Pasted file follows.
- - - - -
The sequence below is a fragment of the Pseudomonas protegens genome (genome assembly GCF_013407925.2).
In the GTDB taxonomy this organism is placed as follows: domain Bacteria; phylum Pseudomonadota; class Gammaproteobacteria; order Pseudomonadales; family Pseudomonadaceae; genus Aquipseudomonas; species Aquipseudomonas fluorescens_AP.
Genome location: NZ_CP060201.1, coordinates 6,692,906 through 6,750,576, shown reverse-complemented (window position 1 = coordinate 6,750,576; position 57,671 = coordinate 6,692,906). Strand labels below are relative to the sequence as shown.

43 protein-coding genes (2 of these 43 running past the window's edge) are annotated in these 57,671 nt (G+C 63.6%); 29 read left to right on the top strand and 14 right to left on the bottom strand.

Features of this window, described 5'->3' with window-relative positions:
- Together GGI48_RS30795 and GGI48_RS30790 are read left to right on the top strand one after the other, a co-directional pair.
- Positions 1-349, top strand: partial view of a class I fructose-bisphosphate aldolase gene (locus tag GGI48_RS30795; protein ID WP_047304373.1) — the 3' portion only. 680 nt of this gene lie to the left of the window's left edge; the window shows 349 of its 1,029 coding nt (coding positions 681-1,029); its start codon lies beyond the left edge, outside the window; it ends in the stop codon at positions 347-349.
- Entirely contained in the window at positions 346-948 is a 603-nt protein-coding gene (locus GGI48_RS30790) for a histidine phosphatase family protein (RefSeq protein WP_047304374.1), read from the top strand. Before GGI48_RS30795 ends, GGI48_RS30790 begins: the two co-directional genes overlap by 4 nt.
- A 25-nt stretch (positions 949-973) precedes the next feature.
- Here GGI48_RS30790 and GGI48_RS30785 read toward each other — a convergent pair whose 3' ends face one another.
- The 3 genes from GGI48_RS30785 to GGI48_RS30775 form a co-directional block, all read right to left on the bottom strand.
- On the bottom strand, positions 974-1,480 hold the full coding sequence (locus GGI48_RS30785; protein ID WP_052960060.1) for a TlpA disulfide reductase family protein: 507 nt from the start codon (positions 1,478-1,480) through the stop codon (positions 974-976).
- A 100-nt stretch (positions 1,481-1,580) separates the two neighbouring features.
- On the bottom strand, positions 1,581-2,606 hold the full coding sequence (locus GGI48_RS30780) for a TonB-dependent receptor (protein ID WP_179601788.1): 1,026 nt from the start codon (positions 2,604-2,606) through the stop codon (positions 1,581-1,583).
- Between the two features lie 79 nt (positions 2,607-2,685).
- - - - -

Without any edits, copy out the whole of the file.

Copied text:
The sequence below is a fragment of the Pseudomonas protegens genome (genome assembly GCF_013407925.2).
In the GTDB taxonomy this organism is placed as follows: domain Bacteria; phylum Pseudomonadota; class Gammaproteobacteria; order Pseudomonadales; family Pseudomonadaceae; genus Aquipseudomonas; species Aquipseudomonas fluorescens_AP.
Genome location: NZ_CP060201.1, coordinates 6,692,906 through 6,750,576, shown reverse-complemented (window position 1 = coordinate 6,750,576; position 57,671 = coordinate 6,692,906). Strand labels below are relative to the sequence as shown.

43 protein-coding genes (2 of these 43 running past the window's edge) are annotated in these 57,671 nt (G+C 63.6%); 29 read left to right on the top strand and 14 right to left on the bottom strand.

Features of this window, described 5'->3' with window-relative positions:
- Together GGI48_RS30795 and GGI48_RS30790 are read left to right on the top strand one after the other, a co-directional pair.
- Positions 1-349, top strand: partial view of a class I fructose-bisphosphate aldolase gene (locus tag GGI48_RS30795; protein ID WP_047304373.1) — the 3' portion only. 680 nt of this gene lie to the left of the window's left edge; the window shows 349 of its 1,029 coding nt (coding positions 681-1,029); its start codon lies beyond the left edge, outside the window; it ends in the stop codon at positions 347-349.
- Entirely contained in the window at positions 346-948 is a 603-nt protein-coding gene (locus GGI48_RS30790) for a histidine phosphatase family protein (RefSeq protein WP_047304374.1), read from the top strand. Before GGI48_RS30795 ends, GGI48_RS30790 begins: the two co-directional genes overlap by 4 nt.
- A 25-nt stretch (positions 949-973) precedes the next feature.
- Here GGI48_RS30790 and GGI48_RS30785 read toward each other — a convergent pair whose 3' ends face one another.
- The 3 genes from GGI48_RS30785 to GGI48_RS30775 form a co-directional block, all read right to left on the bottom strand.
- On the bottom strand, positions 974-1,480 hold the full coding sequence (locus GGI48_RS30785; protein ID WP_052960060.1) for a TlpA disulfide reductase family protein: 507 nt from the start codon (positions 1,478-1,480) through the stop codon (positions 974-976).
- A 100-nt stretch (positions 1,481-1,580) separates the two neighbouring features.
- On the bottom strand, positions 1,581-2,606 hold the full coding sequence (locus GGI48_RS30780) for a TonB-dependent receptor (protein ID WP_179601788.1): 1,026 nt from the start codon (positions 2,604-2,606) through the stop codon (positions 1,581-1,583).
- Between the two features lie 79 nt (positions 2,607-2,685).